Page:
Vail Daily column: Powder days for energy nerds
A colleague from sales made the sympathetic sounds you save for unfortunates who had to attend a funeral.
You know, the “ah” and the “I’m so sorry” face. Behind that, a passing cloud of sheer wonderment at how anyone would choose to spend a weekend this way.
But no, really. I had a great time hanging out with the suits at the Vilar on perfectly fine days for skiing.
The fourth annual Global Energy Forum fits my dweeby sense of fun perfectly. Other than some cramping and fat fingering from trying to keep up with the talks and panels and such while taking notes.
On Sunday I joked with a guy about being here long enough to forego the suit. No such luck, he said with a shrug. Those were all he packed. He’d be on the road for the next week attending suit affairs.
Markedly, he wasn’t unhappy about this.
Saturday and Sunday provided barrages of speakers and panels, blizzards of information and interaction among academics, company leaders, government officials from the United States, Canada and Mexico. Oh, a senator and governor, too.
Luminaries for me included Condoleezza Rice — friendly, funny, clear and best of all, concise in the keynote address Friday night — Fred Krupp, president of the Environmental Defense Fund; J.B. Straubel, one of the Tesla Motors founders and chief tech officer; and Arun Majumdar, a scientist who oversaw Google’s energy efforts before becoming the Jay Precourt Professor at Stanford.
Majumdar had the good sense in taking George Shultz’s place for the closing remarks of the forum to consult the sage. If you’ve ever heard Shultz speak, you know I’m far from being flippant here.
And if Precourt’s name sounds familiar, it should. He’s the main founder and driver of the forum that just finished its fourth year. An attendee I met told me, make no mistake, this one already had risen among the top of these gatherings. Provincials like me would have no idea, though thankful for the opportunity to listen in.
A bigger deal is Precourt establishing the Institute for Energy and the Energy Efficiency Center at Stanford. Yes, he did well in the gas and oil industry. He’s doing better in seeding innovation for the future.
A big part of the fun is whom you bump into and meet at these. I might get more out of this serendipity than anything.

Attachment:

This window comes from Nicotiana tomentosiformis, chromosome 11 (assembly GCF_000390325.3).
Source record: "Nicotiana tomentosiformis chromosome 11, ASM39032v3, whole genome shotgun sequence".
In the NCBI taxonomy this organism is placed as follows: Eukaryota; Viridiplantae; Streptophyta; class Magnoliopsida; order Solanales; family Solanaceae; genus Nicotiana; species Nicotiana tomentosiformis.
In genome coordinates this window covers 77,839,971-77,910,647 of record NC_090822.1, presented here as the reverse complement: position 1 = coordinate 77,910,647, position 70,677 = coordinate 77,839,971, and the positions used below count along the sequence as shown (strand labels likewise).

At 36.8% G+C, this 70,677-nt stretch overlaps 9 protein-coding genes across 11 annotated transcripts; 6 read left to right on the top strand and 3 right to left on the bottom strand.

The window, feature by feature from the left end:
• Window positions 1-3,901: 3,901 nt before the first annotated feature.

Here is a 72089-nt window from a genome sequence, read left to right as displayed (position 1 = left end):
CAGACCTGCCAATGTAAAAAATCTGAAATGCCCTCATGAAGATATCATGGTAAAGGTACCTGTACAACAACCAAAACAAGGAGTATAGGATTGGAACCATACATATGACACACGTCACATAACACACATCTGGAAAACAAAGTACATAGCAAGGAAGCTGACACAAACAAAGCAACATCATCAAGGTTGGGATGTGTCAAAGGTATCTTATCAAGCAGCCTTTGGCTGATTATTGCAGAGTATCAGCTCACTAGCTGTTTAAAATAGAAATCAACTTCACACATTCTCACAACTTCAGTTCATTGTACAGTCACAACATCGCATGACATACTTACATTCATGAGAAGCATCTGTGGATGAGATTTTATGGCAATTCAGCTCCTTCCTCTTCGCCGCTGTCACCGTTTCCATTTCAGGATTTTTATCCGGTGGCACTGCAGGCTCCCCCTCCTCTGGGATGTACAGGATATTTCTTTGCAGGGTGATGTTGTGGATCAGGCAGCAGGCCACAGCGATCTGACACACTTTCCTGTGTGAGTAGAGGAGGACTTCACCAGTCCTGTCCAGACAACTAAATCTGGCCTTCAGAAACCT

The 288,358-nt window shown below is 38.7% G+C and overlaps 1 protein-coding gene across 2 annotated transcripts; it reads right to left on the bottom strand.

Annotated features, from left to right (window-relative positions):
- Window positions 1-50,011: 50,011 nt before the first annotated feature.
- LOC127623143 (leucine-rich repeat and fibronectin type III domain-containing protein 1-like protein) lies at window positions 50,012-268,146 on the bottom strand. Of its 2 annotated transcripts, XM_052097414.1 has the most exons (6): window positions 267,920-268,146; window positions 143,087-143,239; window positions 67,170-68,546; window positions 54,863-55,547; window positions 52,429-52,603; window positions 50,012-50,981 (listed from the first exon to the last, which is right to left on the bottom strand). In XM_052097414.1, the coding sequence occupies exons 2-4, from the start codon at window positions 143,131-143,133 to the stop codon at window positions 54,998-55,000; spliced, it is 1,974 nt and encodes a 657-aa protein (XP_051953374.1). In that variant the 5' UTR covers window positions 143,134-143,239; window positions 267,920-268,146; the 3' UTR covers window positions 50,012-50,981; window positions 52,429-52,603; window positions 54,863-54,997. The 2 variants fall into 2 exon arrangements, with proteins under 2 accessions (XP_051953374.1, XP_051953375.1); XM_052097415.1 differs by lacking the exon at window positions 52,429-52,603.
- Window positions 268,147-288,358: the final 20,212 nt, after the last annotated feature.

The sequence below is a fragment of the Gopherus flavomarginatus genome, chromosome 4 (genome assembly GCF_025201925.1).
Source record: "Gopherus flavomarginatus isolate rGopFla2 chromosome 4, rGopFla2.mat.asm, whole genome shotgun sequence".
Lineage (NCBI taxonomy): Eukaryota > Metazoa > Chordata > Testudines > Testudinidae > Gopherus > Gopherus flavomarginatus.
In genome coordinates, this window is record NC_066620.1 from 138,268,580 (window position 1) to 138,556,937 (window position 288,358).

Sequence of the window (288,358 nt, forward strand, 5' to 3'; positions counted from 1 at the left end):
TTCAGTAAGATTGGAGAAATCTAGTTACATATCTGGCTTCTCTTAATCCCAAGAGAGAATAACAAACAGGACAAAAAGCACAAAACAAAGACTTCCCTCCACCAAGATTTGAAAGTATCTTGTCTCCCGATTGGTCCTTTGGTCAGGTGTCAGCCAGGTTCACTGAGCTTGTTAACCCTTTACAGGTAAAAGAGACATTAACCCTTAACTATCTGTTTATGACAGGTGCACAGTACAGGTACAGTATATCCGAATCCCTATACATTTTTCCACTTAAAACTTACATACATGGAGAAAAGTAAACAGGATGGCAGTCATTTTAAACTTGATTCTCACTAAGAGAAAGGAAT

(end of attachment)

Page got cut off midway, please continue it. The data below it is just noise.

Last year I chatted with a lady who helped invent Siri (“Ah, so we have you to blame!”) and makes her living inventing cool stuff that happens to be useful.
This year it was a genial investor who claimed no special skill other than listening — really, really well. I knew he was off the charts bright, of course, and we had a wide-ranging conversation that continued long past the closing remarks into finally being gently shooed out of the theater. I left with books to read, a great website called Bigthink.com to check out, and the value of “I don’t know.”
I also left with the sense that we need more of this. We have everything else, it seems. Great ski hills, restaurants, events, recreation, entertainment and all.
We scratch at brain food with presentations through the Vail Symposium (I’m on that board, disclosure here), Walking Mountains, Vail Leadership Institute, Eagle Valley Library District, The Bookworm. And Colorado Mountain College is getting richer and deeper in their offerings.
It’s just that the Global Energy Forum exposes a gap in our intellectual lives. Here Aspen has us. And we’ve slipped a bit, too.
I remember a favorite for me — the Festival of Words, a weekend of novelists, nonfiction authors and poets that died out a decade ago. And the Vail Institute, which took on huge topical issues and brought in top minds for several days of Socratic dialogue.
They died of general disinterest, I guess, but each teased me in from our stunning outdoors.
It may be intellectual centers must remain few and far between in our more athletic and social culture, and that we’re doomed to play Sparta to Aspen’s Athens.
But the Energy Forum is a beacon for what’s possible. Meantime, I can tell you there are a lot worse ways to spend a weekend.
Editor and Publisher Don Rogers can be reached at email@example.com and 970-748-2920.